13.    During the progress of hearing of the rule nisi a number of pleading have been exchanged by the parties by way of supplementary affidavit and replied to the supplementary affidavit wherein the facts that have been asserted in the writ petition and the affidavit-in-opposition has been reiterated.
 
14.    The learned Advocate Mr. Kamal-ul-Alam along with the learned Advocate Mr. Bakir Uddin Bhuiyan appeared on behalf of the writ-petitioner while the learned senior counsel Mr. F. Hasan Arif along with the learned Advocate Mr. Abu Nashar Azad appeared on behalf of the respondent No. 8 and while the learned Deputy Attorney General Mr. S. Rashed Jahangir argued on behalf of the National Board of Revenue at the time of hearing of the rule.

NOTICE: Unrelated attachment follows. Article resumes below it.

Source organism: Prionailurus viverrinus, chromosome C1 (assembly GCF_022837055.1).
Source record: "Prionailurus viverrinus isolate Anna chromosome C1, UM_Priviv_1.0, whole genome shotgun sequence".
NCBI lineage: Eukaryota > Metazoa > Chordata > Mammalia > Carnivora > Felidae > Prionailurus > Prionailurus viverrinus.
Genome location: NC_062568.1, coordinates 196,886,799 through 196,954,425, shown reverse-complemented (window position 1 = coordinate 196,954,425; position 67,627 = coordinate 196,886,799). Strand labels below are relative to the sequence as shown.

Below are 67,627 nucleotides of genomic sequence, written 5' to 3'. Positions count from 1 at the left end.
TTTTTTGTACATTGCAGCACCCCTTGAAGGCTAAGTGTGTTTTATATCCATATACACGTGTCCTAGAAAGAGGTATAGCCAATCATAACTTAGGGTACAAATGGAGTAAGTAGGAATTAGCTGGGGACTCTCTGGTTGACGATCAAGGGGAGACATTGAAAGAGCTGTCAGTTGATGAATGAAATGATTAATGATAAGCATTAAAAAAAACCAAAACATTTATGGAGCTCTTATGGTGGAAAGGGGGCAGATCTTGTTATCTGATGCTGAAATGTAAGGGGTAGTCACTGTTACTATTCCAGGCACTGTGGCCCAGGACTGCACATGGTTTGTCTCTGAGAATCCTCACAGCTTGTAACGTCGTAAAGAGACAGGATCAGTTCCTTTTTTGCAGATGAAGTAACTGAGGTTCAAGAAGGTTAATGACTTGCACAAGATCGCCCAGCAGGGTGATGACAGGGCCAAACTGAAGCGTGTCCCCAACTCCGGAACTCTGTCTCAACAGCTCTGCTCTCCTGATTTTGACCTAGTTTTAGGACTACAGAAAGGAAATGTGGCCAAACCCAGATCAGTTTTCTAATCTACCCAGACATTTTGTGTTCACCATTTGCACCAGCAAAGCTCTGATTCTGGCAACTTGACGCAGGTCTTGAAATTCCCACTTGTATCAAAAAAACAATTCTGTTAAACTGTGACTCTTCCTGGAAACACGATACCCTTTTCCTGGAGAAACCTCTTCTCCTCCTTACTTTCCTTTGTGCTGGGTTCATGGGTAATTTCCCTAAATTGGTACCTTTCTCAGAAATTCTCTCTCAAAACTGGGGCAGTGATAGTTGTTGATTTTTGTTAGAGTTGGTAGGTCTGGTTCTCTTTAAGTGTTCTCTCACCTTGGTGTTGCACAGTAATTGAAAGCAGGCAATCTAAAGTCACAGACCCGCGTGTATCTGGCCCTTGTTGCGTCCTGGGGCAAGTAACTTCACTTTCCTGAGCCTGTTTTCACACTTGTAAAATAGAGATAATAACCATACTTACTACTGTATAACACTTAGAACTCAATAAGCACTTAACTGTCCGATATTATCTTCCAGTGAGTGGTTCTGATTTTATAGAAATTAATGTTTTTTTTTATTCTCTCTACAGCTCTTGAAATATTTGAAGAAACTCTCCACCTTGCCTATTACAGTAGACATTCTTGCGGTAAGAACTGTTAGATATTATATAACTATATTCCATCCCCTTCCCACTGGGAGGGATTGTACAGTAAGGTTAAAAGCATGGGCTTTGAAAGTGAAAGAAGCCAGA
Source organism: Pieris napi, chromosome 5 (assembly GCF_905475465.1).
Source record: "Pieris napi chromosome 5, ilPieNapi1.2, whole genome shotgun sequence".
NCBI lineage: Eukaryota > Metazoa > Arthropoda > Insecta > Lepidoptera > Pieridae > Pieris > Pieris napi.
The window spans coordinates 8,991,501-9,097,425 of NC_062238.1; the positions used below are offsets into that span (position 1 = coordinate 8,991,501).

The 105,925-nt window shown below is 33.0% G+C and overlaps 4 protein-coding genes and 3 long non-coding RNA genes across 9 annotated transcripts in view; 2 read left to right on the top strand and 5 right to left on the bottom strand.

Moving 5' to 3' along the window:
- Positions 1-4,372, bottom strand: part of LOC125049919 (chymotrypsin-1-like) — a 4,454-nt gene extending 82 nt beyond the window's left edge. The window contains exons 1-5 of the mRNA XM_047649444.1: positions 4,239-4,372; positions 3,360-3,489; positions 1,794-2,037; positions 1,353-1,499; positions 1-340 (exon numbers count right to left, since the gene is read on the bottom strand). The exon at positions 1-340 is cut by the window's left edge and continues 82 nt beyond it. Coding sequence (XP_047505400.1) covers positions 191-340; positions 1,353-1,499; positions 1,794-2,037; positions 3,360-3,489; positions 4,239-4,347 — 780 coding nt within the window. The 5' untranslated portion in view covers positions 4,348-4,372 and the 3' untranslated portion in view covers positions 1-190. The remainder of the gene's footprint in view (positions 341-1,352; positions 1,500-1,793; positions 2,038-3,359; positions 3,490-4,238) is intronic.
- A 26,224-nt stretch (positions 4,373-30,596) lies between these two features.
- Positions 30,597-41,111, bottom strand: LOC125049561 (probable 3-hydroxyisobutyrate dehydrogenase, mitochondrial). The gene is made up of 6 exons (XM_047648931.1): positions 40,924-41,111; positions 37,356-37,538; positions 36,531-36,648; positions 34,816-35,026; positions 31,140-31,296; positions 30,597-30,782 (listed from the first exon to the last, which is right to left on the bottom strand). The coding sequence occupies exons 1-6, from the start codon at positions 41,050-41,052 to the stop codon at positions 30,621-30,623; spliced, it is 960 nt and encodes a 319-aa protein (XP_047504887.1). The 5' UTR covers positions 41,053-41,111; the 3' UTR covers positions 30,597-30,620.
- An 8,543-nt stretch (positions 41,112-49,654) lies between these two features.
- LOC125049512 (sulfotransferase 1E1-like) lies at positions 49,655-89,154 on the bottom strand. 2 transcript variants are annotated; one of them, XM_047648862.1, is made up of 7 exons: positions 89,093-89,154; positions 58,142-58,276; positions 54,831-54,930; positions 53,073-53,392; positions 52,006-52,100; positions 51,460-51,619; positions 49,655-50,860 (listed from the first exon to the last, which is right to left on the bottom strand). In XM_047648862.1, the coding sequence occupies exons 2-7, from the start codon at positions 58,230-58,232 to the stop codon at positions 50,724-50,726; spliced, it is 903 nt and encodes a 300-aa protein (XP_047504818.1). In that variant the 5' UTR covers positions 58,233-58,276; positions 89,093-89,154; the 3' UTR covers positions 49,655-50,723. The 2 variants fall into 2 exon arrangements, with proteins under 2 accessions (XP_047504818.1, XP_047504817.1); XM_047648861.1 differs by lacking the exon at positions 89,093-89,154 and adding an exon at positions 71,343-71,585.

15.    The learned Advocate Mr. Kamalu-ul-Alam, appearing on behalf of the writ-petitioner at the very outset has taken this court through the contract agreement dated 21.10.2011 and the gazette  notification of the convention between the People’s Republic of Bangladesh and People’s Republic of Korea for the avoidance of Double taxation and the prevention of fiscal evasion with respect to taxes on income as annexed with the writ-petition and strenuously argued that the writ-petitioner and the respondent No. 8 Gas Transmission of Company Limited (GTCL) entered into an agreement for the design build, installation, construction, testing, commissioning and operation and maintenance of natural gas transmission pipeline compressors station at Ashugonj and Elenga and although the said contract is a composite contract and the writ-petitioner company would supply the plant, equipments and the contracted materials along with the installation, operation and maintenance in Bangladesh of the said gas compressor  station in two places in Bangladesh yet the two parts of the contract are distinct and devisable and one part is not dependable on the other and as such the supply of materials has nothing to do with the rendering of the installation operation and maintenance service to Gas Transmission and Company Limited (GTCL).